often been said that eating healthy is too expensive. This is simply not true.
With a few strategies, you can save money while also avoiding extra pounds.
Frozen fruits & veggies
produce is an excellent, affordable way to adhere to the new MyPlate, which
emphasizes a plate that is half-full of fruits and vegetables. Fruits and
veggies are frozen during the peak of their ripeness--almost immediately after
they are harvested--locking in vital nutrients and flavor. Frozen produce is
cheap (often as low as $1 per bag) and very convenient. Steam veggies in the
microwave or add frozen fruit to smoothies or cereal.
Look for weekly specials & coupons
Plan a week's worth of meals and shop for ingredients based on what foods are marked down at your local grocery store that week. Also, clip coupons from newspapers or print them directly off of the Internet.
Shop at farmers' markets
Not only will you
find a wide variety of locally-grown fruits, vegetables and grain foods, you
may also find local meats, dairy products, and eggs. Foods at farmers' markets
are often cheaper, less processed, more flavorful, and
environmentally-friendly. You could also check if there is a community-supported
agriculture (CSA) near you--these programs allow you to receive a weekly
portion of a local farm's fresh fruits and vegetables.
Plant a garden
If you have the time
and space, try your hand at gardening. The start-up cost is minimal and can easily
be offset with the amount of produce you'll get after your first harvest. Many
cities now have community gardens, where you can use the space for free.
Buy in bulk
Shop the bulk food section and save money on staple foods that you use often and have a long shelf-life, including pasta, grains, flour, nuts, and dried fruit. You can choose the exact amount you'll need (less waste = more money in your pocket) and the unit price is usually cheaper because there is less packaging.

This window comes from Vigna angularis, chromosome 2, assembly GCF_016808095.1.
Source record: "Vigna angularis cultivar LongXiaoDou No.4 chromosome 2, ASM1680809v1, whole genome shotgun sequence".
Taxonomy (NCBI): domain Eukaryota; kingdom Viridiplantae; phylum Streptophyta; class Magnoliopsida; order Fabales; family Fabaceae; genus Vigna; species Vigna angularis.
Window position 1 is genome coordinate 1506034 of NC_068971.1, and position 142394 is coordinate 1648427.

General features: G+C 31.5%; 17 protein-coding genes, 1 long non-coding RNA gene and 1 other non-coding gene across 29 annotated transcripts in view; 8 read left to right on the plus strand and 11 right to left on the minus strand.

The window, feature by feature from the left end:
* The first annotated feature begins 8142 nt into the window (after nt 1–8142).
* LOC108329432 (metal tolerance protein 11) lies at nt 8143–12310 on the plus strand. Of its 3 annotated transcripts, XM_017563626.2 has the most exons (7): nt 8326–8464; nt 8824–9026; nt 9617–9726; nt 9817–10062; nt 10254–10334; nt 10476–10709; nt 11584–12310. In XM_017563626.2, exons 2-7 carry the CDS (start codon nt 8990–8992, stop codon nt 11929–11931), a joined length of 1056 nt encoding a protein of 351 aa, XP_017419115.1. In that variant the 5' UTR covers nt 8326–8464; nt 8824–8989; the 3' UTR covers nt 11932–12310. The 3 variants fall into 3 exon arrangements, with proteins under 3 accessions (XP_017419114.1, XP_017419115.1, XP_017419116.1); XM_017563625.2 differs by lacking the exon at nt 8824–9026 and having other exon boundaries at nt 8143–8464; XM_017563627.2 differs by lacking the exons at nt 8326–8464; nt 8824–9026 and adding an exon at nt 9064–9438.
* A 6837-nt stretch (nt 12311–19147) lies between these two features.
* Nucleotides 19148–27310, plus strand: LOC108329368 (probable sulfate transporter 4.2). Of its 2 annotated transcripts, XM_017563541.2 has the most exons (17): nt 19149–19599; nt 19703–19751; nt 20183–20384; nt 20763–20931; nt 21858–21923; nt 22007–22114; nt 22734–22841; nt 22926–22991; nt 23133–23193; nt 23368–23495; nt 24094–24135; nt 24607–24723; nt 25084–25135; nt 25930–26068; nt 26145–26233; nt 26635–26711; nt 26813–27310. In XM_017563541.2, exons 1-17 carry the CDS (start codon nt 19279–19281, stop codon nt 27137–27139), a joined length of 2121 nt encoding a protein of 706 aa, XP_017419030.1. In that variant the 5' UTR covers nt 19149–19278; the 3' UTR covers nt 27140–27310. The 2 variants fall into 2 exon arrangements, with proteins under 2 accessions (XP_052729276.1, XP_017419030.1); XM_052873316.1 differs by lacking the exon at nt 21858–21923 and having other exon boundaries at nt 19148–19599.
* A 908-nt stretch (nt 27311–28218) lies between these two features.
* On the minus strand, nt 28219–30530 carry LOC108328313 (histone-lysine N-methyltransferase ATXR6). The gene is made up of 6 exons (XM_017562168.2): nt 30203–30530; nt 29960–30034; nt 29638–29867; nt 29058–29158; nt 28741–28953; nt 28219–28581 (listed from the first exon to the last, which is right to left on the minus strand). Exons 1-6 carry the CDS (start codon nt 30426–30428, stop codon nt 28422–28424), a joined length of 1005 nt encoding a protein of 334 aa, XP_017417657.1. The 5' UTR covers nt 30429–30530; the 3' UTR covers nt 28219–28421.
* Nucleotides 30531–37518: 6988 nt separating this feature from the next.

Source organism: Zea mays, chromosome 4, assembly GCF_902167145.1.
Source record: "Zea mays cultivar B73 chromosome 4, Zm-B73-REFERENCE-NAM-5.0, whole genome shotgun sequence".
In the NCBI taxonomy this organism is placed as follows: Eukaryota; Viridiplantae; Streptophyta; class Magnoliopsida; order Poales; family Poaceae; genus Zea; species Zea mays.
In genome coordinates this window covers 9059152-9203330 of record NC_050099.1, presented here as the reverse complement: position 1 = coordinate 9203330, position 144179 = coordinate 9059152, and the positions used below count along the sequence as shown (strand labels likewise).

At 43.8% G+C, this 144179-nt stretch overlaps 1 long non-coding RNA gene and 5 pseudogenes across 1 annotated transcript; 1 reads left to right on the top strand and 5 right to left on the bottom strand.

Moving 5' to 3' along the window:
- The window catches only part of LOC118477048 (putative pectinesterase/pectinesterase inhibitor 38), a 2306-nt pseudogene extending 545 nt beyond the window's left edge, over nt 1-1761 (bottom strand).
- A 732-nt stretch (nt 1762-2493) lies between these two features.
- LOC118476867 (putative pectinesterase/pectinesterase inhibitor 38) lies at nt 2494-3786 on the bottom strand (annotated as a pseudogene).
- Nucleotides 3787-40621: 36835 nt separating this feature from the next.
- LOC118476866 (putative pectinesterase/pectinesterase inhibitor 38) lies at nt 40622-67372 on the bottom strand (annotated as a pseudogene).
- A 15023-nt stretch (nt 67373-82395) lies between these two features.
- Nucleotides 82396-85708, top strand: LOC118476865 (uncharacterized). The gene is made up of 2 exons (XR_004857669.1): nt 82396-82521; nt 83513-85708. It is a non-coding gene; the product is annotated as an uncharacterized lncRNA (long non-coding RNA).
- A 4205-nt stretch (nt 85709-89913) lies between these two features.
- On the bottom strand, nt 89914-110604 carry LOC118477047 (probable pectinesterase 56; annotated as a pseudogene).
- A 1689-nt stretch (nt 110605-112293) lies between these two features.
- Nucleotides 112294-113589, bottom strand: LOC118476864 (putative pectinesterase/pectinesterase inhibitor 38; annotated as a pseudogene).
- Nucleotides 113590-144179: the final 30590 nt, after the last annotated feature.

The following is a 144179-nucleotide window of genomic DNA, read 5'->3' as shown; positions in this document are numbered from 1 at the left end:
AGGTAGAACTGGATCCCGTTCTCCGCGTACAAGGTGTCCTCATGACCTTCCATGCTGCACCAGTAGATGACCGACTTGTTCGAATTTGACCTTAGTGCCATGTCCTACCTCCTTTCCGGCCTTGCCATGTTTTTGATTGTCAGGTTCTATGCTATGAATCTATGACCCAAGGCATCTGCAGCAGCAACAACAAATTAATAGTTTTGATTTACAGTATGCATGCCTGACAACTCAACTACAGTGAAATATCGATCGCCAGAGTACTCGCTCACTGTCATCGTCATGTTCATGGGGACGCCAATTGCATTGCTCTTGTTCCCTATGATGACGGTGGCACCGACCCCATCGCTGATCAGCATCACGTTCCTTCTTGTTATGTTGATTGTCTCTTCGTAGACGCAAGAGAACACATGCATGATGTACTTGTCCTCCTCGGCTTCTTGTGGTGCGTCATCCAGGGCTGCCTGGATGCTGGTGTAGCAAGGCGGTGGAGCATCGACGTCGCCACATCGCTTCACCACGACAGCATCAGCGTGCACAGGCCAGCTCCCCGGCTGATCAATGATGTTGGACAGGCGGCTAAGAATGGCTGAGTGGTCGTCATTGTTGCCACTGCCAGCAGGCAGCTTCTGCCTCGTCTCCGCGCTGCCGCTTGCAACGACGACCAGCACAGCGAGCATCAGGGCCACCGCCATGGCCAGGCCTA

Not only are beans
extremely wallet-friendly, they are also a nutrient powerhouse. Beans are a
delicious, meatless source of protein with one cup packing as much as 16 grams
of hunger-fighting protein. They're also loaded with fiber, iron, folate,
calcium, potassium, and magnesium. Both dried and canned beans are extremely
economical and surprisingly versatile. Dried beans are the cheapest but do
require a little more time and preparation since they have to be soaked
overnight. Canned beans work well for people who are strapped for time or value
usually cost more, and store-brand/generic foods are essentially identical to
their pricier name-brand counterparts.
Buy less meat
Meat can be costly
and high in calories, total fat, saturated fat, and cholesterol. Aim to make
meat more of a "flavor-enhancer" in your dishes, and make seasonal fruits and
vegetables the stars of your plate. You can still enjoy small portions meat,
but opt for lean cuts and cook them with little/no added fat to keep your
waistline trim and your wallet fat.
Also keep in mind some basic tips. Make a grocery list and stick to it. Never shop hungry. Consume a variety of foods in proper portions. Eat more slowly and stop when you're full. These tips, unlike the fluctuating economy, never falter.
Kari Hartel, RD, LD is a Registered Dietitian and freelance writer based out of St. Louis, MO. Kari is passionate about nutrition education and the prevention of chronic disease through a healthy diet and active lifestyle. Kari holds a Bachelor of Science in Dietetics from Southeast Missouri State University and is committed to helping people lead healthy lives. She completed a yearlong dietetic internship at OSF St. Francis Medical Center in Peoria, IL, where she worked with a multitude of clients and patients with complicated diagnoses. She planned, marketed, and implemented nutrition education programs and cooking demonstrations for the general public as well as for special populations, including patients with cancer, heart disease, diabetes, Alzheimer's disease, obesity, and school-aged children. Contact Kari at KariHartelRD@gmail.com.